- 40% more likely to become a teen parent
- 50% more likely to be placed in special education
- 60% more likely to never attend college
- 70% more likely to be arrested for a violent crime
Failure is expensive.
If the high school students who dropped out of the Class of 2011 had graduated, the nation’s economy would likely have benefitted from nearly $154 billion in additional income over the course of their lifetimes, according to the Alliance for Excellent Education’s issue brief, The High Cost of High School Dropouts.
Everyone benefits from increased graduation rates. The graduates themselves, on average, will earn higher wages and enjoy more comfortable and secure lifestyles. At the same time, the nation benefits from their increased purchasing power, collects higher tax receipts, and sees higher levels of worker productivity.
- Estimates indicate that approximately 30 percent of federal inmates, 40 percent of state prison inmates, and 50 percent of persons on death row are high school non-completers. Moreover, non-completers are 3.5 times more likely than high school completers to be imprisoned at some point during their lifetime.
- Raising the high school completion rate one percent for all men ages 20- through 60- would save the US $1.4 billion annually in crime related costs.
- Each class of high school dropouts costs the U.S. economy more than $8 billion in incarceration expenses and lost wages per year.
- If the male graduation rate was increased by only five percent, the U.S. could save $7.7 billion a year through reducing crime related costs and increasing earnings.
"[Minnesotans] should not spurn the increase in public costs necessary to give all children the opportunity to achieve their full potential." - Jeff Van Wychen, former fellow for Minnesota 2020
Onward and Upward.
The benefits of greater investment in our children and our schools are clear, but challenges remain. Schools are expected to do more with less. Although a popular maxim, this is not always possible.
- "[The] pressure is growing for our goals to be aligned with individual students' strengths and the fast-evolving needs of society." - Gary Marx, President, Center for Public Outreach and author of Twenty-one Trends for the 21st Century. Greater personalization is an expectation throughout society and one that educators will achieve with adequate support. As our society and its needs grow more diverse, this challenge grows.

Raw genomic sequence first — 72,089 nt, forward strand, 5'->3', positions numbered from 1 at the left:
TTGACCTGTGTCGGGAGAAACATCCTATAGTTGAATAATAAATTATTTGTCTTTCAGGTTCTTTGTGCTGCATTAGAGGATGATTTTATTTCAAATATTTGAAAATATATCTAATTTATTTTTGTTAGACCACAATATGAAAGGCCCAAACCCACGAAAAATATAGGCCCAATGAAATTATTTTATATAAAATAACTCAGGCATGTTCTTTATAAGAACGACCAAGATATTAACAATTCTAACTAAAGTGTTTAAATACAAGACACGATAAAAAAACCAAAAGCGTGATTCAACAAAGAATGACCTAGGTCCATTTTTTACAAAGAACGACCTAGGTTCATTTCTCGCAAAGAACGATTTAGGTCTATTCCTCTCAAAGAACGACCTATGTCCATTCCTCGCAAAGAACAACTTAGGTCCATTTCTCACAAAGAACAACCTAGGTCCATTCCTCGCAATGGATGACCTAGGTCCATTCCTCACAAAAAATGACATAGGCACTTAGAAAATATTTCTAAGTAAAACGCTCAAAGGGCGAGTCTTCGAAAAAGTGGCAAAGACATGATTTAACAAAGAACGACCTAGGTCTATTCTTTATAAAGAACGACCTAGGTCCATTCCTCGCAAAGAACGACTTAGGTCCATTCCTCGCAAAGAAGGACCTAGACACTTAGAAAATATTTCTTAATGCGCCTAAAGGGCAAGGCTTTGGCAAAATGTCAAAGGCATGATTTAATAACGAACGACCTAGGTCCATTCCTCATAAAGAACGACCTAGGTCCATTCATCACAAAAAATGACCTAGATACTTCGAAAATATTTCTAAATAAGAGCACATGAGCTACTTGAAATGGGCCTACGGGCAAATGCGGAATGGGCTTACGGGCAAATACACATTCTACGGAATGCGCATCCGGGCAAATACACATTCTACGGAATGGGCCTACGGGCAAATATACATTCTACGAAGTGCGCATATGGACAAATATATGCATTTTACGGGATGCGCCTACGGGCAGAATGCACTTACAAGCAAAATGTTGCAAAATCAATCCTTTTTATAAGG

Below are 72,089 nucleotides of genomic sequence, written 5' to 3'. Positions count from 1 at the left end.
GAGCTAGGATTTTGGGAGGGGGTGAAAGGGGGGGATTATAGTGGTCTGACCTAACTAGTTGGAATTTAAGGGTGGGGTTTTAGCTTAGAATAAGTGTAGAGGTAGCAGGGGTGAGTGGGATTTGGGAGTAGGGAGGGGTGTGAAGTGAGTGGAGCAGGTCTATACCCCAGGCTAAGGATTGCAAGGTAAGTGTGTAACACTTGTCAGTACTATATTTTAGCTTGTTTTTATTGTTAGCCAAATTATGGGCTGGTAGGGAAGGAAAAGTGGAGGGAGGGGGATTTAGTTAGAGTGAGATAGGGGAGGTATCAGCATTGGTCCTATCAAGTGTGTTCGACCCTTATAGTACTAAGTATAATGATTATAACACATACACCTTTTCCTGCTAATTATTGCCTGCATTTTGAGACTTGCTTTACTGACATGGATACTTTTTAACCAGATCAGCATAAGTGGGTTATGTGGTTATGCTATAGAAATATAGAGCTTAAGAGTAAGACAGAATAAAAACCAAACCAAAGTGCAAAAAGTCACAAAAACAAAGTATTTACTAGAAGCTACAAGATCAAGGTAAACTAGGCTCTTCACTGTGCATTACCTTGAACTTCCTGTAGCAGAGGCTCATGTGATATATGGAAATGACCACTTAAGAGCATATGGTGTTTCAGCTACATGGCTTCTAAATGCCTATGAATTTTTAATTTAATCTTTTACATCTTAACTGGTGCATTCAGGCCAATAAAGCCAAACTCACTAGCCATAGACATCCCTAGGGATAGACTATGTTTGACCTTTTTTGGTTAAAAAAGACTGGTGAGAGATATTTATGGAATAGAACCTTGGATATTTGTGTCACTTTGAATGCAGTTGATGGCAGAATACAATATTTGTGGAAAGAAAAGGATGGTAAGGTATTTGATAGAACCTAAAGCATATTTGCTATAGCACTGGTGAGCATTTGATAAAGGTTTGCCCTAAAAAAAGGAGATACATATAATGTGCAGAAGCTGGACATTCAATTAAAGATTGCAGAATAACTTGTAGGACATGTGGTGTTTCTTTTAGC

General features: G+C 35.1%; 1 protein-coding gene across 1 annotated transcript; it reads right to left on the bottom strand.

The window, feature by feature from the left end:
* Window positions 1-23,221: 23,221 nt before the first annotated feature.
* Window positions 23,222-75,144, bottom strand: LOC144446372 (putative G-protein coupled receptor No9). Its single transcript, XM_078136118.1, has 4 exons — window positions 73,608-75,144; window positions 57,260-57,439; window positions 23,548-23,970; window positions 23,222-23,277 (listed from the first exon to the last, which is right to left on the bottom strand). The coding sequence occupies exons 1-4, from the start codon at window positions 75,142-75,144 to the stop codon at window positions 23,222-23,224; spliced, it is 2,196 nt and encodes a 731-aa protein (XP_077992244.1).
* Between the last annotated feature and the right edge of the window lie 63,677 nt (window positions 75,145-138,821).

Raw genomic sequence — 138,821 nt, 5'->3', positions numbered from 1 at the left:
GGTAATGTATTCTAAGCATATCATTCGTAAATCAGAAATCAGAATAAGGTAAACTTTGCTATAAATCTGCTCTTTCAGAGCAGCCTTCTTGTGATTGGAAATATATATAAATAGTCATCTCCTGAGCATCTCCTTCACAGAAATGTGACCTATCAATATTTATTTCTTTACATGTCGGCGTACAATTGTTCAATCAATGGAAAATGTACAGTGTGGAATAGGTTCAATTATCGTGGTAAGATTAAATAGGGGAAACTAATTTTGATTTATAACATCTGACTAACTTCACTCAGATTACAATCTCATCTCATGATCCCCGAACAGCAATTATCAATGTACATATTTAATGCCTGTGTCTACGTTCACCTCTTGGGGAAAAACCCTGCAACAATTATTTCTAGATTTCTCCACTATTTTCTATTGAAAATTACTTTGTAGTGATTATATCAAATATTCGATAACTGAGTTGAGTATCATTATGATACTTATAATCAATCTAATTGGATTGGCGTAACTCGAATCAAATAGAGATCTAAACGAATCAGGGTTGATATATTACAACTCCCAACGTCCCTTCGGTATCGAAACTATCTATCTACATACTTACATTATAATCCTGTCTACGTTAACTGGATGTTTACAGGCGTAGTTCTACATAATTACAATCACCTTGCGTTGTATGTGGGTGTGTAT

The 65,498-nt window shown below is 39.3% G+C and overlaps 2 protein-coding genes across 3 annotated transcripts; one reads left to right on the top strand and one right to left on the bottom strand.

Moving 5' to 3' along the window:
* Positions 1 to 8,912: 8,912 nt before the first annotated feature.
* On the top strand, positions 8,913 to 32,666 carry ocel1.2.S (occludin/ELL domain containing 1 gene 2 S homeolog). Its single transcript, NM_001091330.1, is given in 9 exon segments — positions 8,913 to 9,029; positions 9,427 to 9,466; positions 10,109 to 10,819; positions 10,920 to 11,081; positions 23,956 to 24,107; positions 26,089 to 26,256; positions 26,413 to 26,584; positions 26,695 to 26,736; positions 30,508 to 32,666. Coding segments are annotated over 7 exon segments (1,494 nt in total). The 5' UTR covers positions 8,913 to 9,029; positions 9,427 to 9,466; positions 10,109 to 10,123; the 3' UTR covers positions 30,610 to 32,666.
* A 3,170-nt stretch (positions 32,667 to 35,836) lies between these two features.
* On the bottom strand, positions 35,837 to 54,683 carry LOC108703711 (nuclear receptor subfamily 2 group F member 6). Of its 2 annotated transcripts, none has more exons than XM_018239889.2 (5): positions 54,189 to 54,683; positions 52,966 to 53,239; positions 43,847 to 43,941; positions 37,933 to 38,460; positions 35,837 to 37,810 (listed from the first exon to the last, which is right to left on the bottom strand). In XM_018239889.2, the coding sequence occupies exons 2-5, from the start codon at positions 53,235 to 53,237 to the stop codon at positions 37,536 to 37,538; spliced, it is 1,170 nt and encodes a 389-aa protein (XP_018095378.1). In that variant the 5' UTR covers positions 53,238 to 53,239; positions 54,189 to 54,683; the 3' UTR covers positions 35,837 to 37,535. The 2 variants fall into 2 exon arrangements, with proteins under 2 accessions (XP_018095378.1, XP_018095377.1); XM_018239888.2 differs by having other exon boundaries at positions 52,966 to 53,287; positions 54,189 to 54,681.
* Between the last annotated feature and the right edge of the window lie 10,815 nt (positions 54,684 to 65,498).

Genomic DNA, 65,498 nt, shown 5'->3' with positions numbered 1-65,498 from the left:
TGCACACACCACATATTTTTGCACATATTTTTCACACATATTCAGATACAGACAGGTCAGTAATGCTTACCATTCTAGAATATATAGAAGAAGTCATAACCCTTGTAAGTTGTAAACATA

- As a portion of personal income, our commitment to public education has not grown at the rate some would have us believe. Real per-capita state general fund is 9 percent less than it was twelve years ago.
- "Advancements in science and technology mean students have a lot more to learn today... leading to an expansion in school curricula and a corresponding increase in public costs." - Jeff Van Wychen, former fellow for Minnesota 2020.
- School leaders, in partnership with teachers, parents and legislators, weigh strategies and ultimately determine the best ways to invest the dollars available to achieve the best social, emotional, physical, and academic outcomes for students.
"One thing we can all agree on, 'Our children deserve to receive the best education our country can provide for them." - United States Senate paper
The sources for these materials include the following: The Business, Economic and Community Outreach Network at Salisbury University, Maryland study; ounceofprevention.org; The High Cost of School Dropouts, Education Alliance for Eduction Excellence, Issue Brief 2011; Art Rolnick and Rob Grunewald, Early Childhood Development: Economic Development with a High Public Return, March 2003; James J. Heckman and Dimitriy V. Masterov, The Productivity Argument for Investing in Young Children, October 2004; Jeff Van Wychen, The High/Scope Perry Preschool Study Through Age 40, November 2004; National Center for Educational Statistics; Gary Marx, Education Week Press, 2014; By the Numbers: Dropping Out of High School, www.pbs.org